American Association for Cancer Research
00085472can151320-sup-149772_1_supp_0_nvlvjz.ppt (160 kB)

Supplementary Table S2 from Multiple Myeloma Impairs Bone Marrow Localization of Effector Natural Killer Cells by Altering the Chemokine Microenvironment

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posted on 2023-03-31, 00:11 authored by Andrea Ponzetta, Giorgia Benigni, Fabrizio Antonangeli, Giuseppe Sciumè, Emilio Sanseviero, Alessandra Zingoni, Maria Rosaria Ricciardi, Maria Teresa Petrucci, Angela Santoni, Giovanni Bernardini

Supplementary Table S2. Expression of chemokine genes by BM cell populations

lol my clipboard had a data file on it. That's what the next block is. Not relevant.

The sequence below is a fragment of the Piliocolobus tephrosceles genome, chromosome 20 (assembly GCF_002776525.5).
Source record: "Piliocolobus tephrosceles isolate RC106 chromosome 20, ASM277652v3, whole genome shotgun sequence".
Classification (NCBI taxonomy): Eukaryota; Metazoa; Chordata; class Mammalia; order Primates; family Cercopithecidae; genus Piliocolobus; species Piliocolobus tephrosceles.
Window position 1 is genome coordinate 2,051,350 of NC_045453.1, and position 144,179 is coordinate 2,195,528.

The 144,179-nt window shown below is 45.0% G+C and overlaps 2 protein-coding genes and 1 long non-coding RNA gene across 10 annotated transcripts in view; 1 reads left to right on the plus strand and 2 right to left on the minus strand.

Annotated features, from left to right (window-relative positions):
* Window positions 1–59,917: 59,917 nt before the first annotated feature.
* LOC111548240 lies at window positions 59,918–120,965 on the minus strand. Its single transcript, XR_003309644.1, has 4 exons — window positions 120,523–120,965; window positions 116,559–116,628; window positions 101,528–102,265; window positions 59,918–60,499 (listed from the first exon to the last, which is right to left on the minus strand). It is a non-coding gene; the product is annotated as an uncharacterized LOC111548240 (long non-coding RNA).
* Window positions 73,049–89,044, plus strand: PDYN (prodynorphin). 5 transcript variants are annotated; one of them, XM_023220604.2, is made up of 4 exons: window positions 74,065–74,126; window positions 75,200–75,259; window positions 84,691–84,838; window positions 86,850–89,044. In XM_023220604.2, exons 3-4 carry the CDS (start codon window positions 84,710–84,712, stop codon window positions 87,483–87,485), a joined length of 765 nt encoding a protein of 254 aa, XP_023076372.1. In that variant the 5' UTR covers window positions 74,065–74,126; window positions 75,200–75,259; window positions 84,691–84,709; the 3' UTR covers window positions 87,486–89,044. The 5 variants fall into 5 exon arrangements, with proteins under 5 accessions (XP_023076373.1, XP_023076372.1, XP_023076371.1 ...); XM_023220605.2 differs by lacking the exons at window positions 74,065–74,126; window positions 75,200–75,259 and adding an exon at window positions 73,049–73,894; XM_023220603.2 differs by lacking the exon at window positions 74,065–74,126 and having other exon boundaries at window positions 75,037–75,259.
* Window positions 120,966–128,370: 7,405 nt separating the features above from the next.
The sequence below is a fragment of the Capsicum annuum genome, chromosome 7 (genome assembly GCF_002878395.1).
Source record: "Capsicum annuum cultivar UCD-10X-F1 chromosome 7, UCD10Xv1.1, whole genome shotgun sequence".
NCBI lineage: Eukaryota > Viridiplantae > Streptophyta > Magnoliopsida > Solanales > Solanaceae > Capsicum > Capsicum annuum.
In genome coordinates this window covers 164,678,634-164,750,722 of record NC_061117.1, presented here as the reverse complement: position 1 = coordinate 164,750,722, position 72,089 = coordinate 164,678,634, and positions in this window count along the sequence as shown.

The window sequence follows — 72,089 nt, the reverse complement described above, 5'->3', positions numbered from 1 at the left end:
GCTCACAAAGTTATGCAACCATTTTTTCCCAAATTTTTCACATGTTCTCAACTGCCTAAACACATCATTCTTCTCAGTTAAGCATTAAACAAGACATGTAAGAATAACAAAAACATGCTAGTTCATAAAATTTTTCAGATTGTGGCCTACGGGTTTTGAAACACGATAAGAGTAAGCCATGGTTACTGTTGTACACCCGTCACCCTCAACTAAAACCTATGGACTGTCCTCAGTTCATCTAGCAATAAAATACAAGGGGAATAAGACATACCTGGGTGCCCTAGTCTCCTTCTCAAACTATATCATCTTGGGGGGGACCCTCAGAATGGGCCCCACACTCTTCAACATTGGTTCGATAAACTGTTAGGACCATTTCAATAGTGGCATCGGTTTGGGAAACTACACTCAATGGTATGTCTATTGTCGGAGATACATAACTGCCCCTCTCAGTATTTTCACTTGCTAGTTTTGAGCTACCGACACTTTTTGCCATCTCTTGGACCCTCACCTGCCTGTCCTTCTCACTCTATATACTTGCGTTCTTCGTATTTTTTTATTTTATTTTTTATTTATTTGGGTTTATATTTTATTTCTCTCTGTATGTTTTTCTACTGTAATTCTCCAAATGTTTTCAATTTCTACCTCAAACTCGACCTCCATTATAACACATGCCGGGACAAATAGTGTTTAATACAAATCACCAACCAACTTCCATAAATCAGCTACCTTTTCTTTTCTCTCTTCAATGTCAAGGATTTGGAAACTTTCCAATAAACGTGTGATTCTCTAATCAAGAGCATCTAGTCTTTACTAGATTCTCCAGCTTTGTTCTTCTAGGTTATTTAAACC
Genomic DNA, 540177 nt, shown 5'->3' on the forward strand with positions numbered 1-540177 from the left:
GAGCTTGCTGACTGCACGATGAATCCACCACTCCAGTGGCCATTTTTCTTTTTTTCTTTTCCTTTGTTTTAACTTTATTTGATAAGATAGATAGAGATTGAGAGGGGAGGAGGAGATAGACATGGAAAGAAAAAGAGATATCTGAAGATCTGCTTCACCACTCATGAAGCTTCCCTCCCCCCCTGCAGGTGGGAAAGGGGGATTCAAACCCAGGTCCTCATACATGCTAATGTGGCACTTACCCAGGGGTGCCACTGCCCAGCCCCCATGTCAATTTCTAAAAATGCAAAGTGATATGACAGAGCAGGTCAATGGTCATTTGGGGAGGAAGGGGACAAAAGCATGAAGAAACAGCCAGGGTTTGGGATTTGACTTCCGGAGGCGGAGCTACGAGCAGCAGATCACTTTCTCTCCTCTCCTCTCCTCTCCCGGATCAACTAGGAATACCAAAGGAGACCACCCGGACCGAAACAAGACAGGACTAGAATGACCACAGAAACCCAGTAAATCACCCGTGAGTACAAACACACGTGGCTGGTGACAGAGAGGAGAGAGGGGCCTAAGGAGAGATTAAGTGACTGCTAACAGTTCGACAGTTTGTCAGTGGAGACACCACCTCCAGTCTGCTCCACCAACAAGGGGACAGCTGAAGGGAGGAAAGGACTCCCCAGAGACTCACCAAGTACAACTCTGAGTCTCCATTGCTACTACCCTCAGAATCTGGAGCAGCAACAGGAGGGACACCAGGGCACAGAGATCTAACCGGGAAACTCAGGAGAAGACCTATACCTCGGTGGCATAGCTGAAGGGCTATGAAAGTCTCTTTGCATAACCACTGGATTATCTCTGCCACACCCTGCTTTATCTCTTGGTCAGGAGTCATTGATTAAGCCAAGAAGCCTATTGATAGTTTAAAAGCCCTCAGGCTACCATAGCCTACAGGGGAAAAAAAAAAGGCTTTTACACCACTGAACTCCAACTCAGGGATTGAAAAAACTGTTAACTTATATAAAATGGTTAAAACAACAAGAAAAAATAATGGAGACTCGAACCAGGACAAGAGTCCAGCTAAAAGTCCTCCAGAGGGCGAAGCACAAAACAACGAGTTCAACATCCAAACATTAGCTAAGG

Natural killer (NK) cells are key innate immune effectors against multiple myeloma, their activity declining in multiple myeloma patients with disease progression. To identify the mechanisms underlying NK cell functional impairment, we characterized the distribution of functionally distinct NK cell subsets in the bone marrow of multiple myeloma-bearing mice. Herein we report that the number of KLRG1− NK cells endowed with potent effector function rapidly and selectively decreases in bone marrow during multiple myeloma growth, this correlating with decreased bone marrow NK cell degranulation in vivo. Altered NK cell subset distribution was dependent on skewed chemokine/chemokine receptor axes in the multiple myeloma microenvironment, with rapid downmodulation of the chemokine receptor CXCR3 on NK cells, increased CXCL9 and CXCL10, and decreased CXCL12 expression in bone marrow. Similar alterations in chemokine receptor/chemokine axes were observed in patients with multiple myeloma. Adoptive transfer experiments demonstrated that KLRG1− NK cell migration to the bone marrow was more efficient in healthy than multiple myeloma–bearing mice. Furthermore, bone marrow localization of transferred CXCR3-deficient NK cells with respect to wild type was enhanced in healthy and multiple myeloma-bearing mice, suggesting that CXCR3 restrains bone marrow NK cell trafficking. Our results indicate that multiple myeloma–promoted CXCR3 ligand upregulation together with CXCL12 downmodulation act as exit signals driving effector NK cells outside the bone marrow, thus weakening the antitumor immune response at the primary site of tumor growth. Cancer Res; 75(22); 4766–77. ©2015 AACR.